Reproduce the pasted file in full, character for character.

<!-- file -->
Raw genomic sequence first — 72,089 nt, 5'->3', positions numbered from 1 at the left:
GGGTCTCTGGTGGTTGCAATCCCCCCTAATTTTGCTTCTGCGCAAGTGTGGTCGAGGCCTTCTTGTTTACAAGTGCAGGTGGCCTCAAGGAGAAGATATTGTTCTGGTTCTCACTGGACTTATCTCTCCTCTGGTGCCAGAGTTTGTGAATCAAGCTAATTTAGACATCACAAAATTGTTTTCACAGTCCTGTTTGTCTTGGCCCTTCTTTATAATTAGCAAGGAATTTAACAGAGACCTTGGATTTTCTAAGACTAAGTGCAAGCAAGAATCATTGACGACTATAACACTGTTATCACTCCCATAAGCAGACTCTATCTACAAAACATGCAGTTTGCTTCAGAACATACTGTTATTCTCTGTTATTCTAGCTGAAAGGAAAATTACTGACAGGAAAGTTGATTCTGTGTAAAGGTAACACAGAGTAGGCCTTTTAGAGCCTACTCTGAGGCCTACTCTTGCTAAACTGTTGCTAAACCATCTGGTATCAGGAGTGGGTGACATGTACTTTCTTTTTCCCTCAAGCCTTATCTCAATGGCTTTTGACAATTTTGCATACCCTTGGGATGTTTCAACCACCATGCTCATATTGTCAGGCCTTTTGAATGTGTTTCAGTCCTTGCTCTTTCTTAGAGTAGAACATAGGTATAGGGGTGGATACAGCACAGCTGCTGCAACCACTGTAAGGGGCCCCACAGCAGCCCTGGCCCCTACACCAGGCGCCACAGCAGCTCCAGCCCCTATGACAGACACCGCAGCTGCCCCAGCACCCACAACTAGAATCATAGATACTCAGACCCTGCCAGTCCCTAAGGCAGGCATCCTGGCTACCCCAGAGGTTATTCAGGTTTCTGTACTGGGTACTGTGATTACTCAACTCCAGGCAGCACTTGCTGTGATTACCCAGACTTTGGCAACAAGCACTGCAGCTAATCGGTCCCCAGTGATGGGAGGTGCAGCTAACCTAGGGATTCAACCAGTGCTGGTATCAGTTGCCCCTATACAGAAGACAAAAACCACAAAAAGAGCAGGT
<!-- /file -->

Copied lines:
Raw genomic sequence first — 72,089 nt, 5'->3', positions numbered from 1 at the left:
GGGTCTCTGGTGGTTGCAATCCCCCCTAATTTTGCTTCTGCGCAAGTGTGGTCGAGGCCTTCTTGTTTACAAGTGCAGGTGGCCTCAAGGAGAAGATATTGTTCTGGTTCTCACTGGACTTATCTCTCCTCTGGTGCCAGAGTTTGTGAATCAAGCTAATTTAGACATCACAAAATTGTTTTCACAGTCCTGTTTGTCTTGGCCCTTCTTTATAATTAGCAAGGAATTTAACAGAGACCTTGGATTTTCTAAGACTAAGTGCAAGCAAGAATCATTGACGACTATAACACTGTTATCACTCCCATAAGCAGACTCTATCTACAAAACATGCAGTTTGCTTCAGAACATACTGTTATTCTCTGTTATTCTAGCTGAAAGGAAAATTACTGACAGGAAAGTTGATTCTGTGTAAAGGTAACACAGAGTAGGCCTTTTAGAGCCTACTCTGAGGCCTACTCTTGCTAAACTGTTGCTAAACCATCTGGTATCAGGAGTGGGTGACATGTACTTTCTTTTTCCCTCAAGCCTTATCTCAATGGCTTTTGACAATTTTGCATACCCTTGGGATGTTTCAACCACCATGCTCATATTGTCAGGCCTTTTGAATGTGTTTCAGTCCTTGCTCTTTCTTAGAGTAGAACATAGGTATAGGGGTGGATACAGCACAGCTGCTGCAACCACTGTAAGGGGCCCCACAGCAGCCCTGGCCCCTACACCAGGCGCCACAGCAGCTCCAGCCCCTATGACAGACACCGCAGCTGCCCCAGCACCCACAACTAGAATCATAGATACTCAGACCCTGCCAGTCCCTAAGGCAGGCATCCTGGCTACCCCAGAGGTTATTCAGGTTTCTGTACTGGGTACTGTGATTACTCAACTCCAGGCAGCACTTGCTGTGATTACCCAGACTTTGGCAACAAGCACTGCAGCTAATCGGTCCCCAGTGATGGGAGGTGCAGCTAACCTAGGGATTCAACCAGTGCTGGTATCAGTTGCCCCTATACAGAAGACAAAAACCACAAAAAGAGCAGGT